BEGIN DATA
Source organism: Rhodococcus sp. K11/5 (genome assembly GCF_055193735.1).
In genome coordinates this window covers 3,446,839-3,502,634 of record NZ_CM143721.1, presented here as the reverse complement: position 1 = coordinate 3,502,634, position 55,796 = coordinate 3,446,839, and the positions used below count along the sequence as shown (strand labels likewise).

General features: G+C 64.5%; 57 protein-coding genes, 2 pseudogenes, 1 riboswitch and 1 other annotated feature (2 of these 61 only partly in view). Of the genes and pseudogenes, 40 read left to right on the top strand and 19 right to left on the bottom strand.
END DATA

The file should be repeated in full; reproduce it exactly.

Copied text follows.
Source organism: Rhodococcus sp. K11/5 (genome assembly GCF_055193735.1).
In genome coordinates this window covers 3,446,839-3,502,634 of record NZ_CM143721.1, presented here as the reverse complement: position 1 = coordinate 3,502,634, position 55,796 = coordinate 3,446,839, and the positions used below count along the sequence as shown (strand labels likewise).

General features: G+C 64.5%; 57 protein-coding genes, 2 pseudogenes, 1 riboswitch and 1 other annotated feature (2 of these 61 only partly in view). Of the genes and pseudogenes, 40 read left to right on the top strand and 19 right to left on the bottom strand.